5. How could the findings be misreported or misinterpreted by a reporter? In other words, what are the difficulties in conveying the data accurately? Give an example of a faulty headline or story lead.

Newswriting and digital reporting assignments

  1. Write a lead, headline or nut graph based on the study.
  2. Spend 60 minutes exploring the issue by accessing sources of information other than the study. Write a lead (or headline or nut graph) based on the study but informed by the new information. Does the new information significantly change what one would write based on the study alone?
  3. Compose two Twitter messages of 140 characters or fewer accurately conveying the study’s findings to a general audience. Make sure to use appropriate hashtags.
  4. Choose several key quotations from the study and show how they would be set up and used in a brief blog post.
  5. Map out the structure for a 60-second video segment about the study. What combination of study findings and visual aids could be used?
  6. Find pictures and graphics that might run with a story about the study. If appropriate, also find two related videos to embed in an online posting. Be sure to evaluate the credibility and appropriateness of any materials you would aggregate and repurpose.

Class discussion questions

  1. What is the study’s most important finding?
  2. Would members of the public intuitively understand the study’s findings? If not, what would be the most effective way to relate them?
  3. What kinds of knowledgeable sources you would interview to report the study in context?
  4. How could the study be “localized” and shown to have community implications?
  5. How might the study be explained through the stories of representative individuals? What kinds of people might a reporter feature to make such a story about the study come alive?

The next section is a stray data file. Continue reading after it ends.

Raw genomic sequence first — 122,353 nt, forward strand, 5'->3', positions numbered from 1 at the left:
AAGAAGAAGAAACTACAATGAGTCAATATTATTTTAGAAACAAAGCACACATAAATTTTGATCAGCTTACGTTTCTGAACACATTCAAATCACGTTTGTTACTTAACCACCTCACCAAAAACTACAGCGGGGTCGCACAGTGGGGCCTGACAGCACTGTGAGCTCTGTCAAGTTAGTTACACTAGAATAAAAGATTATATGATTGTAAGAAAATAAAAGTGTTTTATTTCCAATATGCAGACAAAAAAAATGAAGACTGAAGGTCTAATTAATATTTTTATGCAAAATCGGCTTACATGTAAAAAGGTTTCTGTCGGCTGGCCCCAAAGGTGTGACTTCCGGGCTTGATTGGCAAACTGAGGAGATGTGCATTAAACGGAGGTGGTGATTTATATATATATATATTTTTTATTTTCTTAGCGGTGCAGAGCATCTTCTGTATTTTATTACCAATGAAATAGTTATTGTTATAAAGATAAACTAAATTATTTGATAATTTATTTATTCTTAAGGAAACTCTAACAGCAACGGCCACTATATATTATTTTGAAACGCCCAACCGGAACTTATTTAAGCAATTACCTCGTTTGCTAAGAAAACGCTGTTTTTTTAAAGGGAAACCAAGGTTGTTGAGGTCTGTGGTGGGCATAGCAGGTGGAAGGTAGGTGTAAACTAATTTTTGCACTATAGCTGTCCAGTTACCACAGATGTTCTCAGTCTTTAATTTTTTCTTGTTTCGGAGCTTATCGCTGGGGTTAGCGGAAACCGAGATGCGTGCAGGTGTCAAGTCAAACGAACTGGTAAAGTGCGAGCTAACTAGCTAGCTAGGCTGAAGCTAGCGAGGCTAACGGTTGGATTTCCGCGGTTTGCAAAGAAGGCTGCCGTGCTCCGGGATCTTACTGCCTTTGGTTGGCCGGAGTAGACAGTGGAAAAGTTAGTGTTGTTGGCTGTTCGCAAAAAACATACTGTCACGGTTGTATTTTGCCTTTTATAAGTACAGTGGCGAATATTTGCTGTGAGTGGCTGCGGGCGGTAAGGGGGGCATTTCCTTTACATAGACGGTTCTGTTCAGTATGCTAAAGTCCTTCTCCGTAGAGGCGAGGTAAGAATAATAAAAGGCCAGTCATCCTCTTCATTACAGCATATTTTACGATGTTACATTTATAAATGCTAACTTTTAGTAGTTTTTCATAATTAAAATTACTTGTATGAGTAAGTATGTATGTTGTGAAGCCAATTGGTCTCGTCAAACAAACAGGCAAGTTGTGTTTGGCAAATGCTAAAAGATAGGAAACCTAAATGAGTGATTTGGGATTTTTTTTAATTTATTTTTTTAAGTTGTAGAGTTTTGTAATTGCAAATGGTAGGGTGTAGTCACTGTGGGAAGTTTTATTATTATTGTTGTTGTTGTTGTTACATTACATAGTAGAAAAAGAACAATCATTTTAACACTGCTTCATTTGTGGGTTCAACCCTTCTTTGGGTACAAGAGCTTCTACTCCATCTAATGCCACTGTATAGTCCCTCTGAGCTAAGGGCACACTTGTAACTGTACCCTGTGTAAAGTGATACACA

6. What sorts of stories might be generated out of secondary information or ideas discussed in the study?

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Legalized Prostitution and Human Trafficking | Justice For Life Jan 12, 2014 15:57

[…] Learn more at Carol Tan’s Journalist’s Resource article: Does legalized prostitution increase human trafficking? […]

The Long Debate, part of a New Era? | slavedetective Jan 29, 2014 6:43

[…] It is only by discussing this theory and examining the merits of such research that we can make an informed decision. This additional article examines other research. […]

An example of why I am against prostitution - Page 15 - Religious Education Forum Feb 6, 2014 19:37

[…] Does legalized prostitution increase human trafficking? Journalist's Resource: Research for Rep… In reference to this: Does Legalized Prostitution Increase Human Trafficking? by Seo-Young Cho, Axel Dreher, Eric Neumayer :: SSRN The Law and Economics of International Sex Slavery: Prostitution Laws and Trafficking for Sexual Exploitation Despite this, I support decriminalization for consensual prostitution, and in the continued criminality of brothels, pimps, escort services, etc. __________________ Quotations are useful in periods of ignorance or obscurantist beliefs.- Guy Debord […]